Day One in London

For Spring break, my mom and I went to the UK for eleven days. This is our story. Dun Dun.


The tickets were on sale. Cheap, they were. The kind of cheap that allowed me, a true cheap skate (who is not above walking the Costco samples for lunch), to buy them instantly. The only catch? The flight to London flew out of Chicago. Chicago is three hours away. Four and a half by train.

I always say that a breezy, five-hour train ride is the proper way to begin any international vacation. If you’re leaving before dawn and the train station smells like liquor and weed? Well, that’s even better.

We really did things right.


My mom and I went on the trip together. We were so excited. Sitting in the Amtrak station going over the week’s schedule, we felt like no one alive had ever done something so cool, so… unique. Then we said hi to the people next to us, an aunt (around the same age as Mom) and a niece (around the same age as I am).

Okay, so there were other female duos out there. That’s great! Room for everybody! Oh, you’re going to London too? That’s good. Good for you. Good for us, right? You’re going to Stonehenge? Well, everyone goes to Stonehenge, right? Right? Suddenly, Mom and I realized we were like Lorelei Gilmore hiking the PCT à la Cheryl Strayed. We also realized it didn’t matter one bit.

We were so keyed up for the trip, we thought we’d go from Union Station to O’Hare via the L. Six bags + four hands + public transit = NO PROBLEM. We made it, but some of our knee skin didn’t.

Food from Indianapolis to London: two (three?) Pop-Tarts, Cliff Bar, one cheese/nut pack, Auntie Annie’s cinnamon pretzel, two airplane meals, so much coffee, another couple of Pop-Tarts in there somewhere.

In London, we arrived at this very strange hotel, the Avni Kensington, that would become our home. Not exactly a home in the sense of welcome place, but more like a home is a person—that person being the great aunt you know you’re supposed to like, but you kind of hope you never have to smell again.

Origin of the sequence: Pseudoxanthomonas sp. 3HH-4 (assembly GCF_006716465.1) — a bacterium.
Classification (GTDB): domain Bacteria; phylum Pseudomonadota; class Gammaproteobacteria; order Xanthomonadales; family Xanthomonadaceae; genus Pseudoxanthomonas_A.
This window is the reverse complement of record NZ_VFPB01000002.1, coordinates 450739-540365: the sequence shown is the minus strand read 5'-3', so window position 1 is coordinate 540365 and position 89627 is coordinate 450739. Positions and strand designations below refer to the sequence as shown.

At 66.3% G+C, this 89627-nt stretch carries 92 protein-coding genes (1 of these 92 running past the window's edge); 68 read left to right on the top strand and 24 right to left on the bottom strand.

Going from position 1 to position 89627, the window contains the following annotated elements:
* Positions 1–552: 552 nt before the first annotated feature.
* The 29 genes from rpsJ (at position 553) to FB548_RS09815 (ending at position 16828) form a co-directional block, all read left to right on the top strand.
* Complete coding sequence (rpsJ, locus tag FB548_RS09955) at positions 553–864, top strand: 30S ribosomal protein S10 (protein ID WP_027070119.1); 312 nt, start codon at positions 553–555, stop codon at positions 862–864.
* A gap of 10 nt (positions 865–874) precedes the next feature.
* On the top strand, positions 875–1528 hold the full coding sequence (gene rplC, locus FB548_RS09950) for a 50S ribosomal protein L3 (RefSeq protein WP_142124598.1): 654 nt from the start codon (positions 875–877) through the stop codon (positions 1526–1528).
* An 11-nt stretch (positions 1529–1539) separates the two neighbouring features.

We couldn’t check in since it was six in the morning, so we got ourselves on the Underground and went to Westminster bridge and walked around for a bit. It turns out, not much is open at six in the morning. We found a breakfast spot that as far as we could tell was run by exactly one person.


Purchases so far: Breakfast. Touristy London sweatshirt (because I thought it was a good idea to not wear my coat?).

Double-decker bus. Brief fight with the ticket man over printing our tickets. Mom’s phone died, and I only had the confirmation number. I was explaining this to the man, and he walked away from me. Walked away! You don’t know how almost mean we can look like we’re getting until you’re super rude to our faces, sir. It’s the kind of half-committed, near-death stare that makes people rethink their decisions, okay?

London Eye. Waiting in line for hours means getting to watch two nine-year-olds touch (feel up?) and almost knock over a wax figure of Angelina Jolie. It’s only a week later that I question why a wax figure of Angelina Jolie was at the London Eye at all.

The view is gorgeous, even in a little rain.


“Is it fatigue?” you wonder. Or are you really the kind of person who gives a stink eye to the little boy hogging the computer that tells you about the buildings? What does this say about you?

Every wild trip starts out with a 6pm bedtime.

Day Two